112 East Morrison Street, Fayette, Missouri  65248

(660) 248-1040

The choice of a lawyer is an important decision and

should not be based solely upon advertisements.

© 2019 by the Law Office of Frank Robert Flaspohler. Proudly created with Wix.com

Understanding Nepotism in Missouri Local Government

Most people would agree that is often a bad idea to allow government officers to use their positions to promote family members. It smacks a little of the feudal monarchy and lordships that our Founding Fathers fled from to create our nation. And it risks violating the free market commitment to always work to find the best person for the job. For those reasons, the citizens of Missouri long ago placed a ban on all public officer from appointing family members to government positions.


In legalese, it's called nepotism, and under Article Eight, Section Six of the Missouri Constitution, any public officer who appoints a relative immediately forfeits their office or position. The definition of relative extends to include first cousins and grand nephews, and reaches reaches to relationships created both by blood and by marriage. In some smaller communities, that definition of relative can sometimes put public officials at risk of violating the constitutional standard.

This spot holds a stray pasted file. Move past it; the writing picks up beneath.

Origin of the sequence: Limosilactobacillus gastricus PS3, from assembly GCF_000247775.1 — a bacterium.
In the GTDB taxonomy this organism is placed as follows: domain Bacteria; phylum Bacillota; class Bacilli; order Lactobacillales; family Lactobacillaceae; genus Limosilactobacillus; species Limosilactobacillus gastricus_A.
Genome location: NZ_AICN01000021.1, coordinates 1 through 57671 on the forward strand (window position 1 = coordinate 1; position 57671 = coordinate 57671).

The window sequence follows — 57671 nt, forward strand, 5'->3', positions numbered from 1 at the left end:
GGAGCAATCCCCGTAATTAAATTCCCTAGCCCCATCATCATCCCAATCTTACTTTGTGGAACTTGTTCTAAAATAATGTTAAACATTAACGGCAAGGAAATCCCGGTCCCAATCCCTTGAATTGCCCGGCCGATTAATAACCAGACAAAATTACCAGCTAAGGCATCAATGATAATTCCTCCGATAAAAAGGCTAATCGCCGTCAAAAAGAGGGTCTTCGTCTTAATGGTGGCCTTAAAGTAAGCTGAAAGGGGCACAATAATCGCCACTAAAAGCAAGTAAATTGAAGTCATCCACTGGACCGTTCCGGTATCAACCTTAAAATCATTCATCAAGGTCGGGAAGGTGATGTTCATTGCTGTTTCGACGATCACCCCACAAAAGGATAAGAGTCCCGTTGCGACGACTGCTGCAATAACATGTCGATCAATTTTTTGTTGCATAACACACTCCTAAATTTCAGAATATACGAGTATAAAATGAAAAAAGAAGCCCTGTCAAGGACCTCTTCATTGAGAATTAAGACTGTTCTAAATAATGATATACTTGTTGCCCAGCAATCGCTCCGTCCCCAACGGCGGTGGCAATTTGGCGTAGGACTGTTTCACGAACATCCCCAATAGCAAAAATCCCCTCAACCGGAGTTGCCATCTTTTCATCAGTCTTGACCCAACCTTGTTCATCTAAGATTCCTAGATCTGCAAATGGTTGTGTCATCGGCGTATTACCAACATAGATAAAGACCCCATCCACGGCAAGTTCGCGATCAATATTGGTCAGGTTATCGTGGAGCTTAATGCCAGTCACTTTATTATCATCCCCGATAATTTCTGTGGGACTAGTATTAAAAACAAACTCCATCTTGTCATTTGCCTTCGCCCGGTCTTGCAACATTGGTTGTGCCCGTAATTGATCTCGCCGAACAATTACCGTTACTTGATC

In the Summer of 2012, the Mayor of Tracy, Missouri faced a problem that eventually cost her the position of mayor. Tracy, Missouri is a small community, located north of Kansas City and having a population of only about 200 citizens. When the city's wooden sign was damaged, Mayor Rita Rhoads hired her son-in-law as and independent contractor to repair the damage to the sign. When the work was completed, Mayor Rhoads wrote a check for $100.00 from the general revenue fund to pay him for his work. On June 4, 2013, the Missouri Court of Appeals determined that Mayor Rhoads had violated the state prohibition on nepotism, and she was removed from office.


In small towns throughout the state, mayors are often faced with the dilemma of hiring personnel from a limited pool of qualified candidates. To add to the concern, many small communities are heavily inter-related through either blood or marriage, increasing the risk that some of those qualified candidates may be excluded by the state's constitutional law. Local government officials must constantly be conscious of the limitations on who they may or may not employ, as hiring someone in violation of the constitution will immediately cost them their hard-earned position.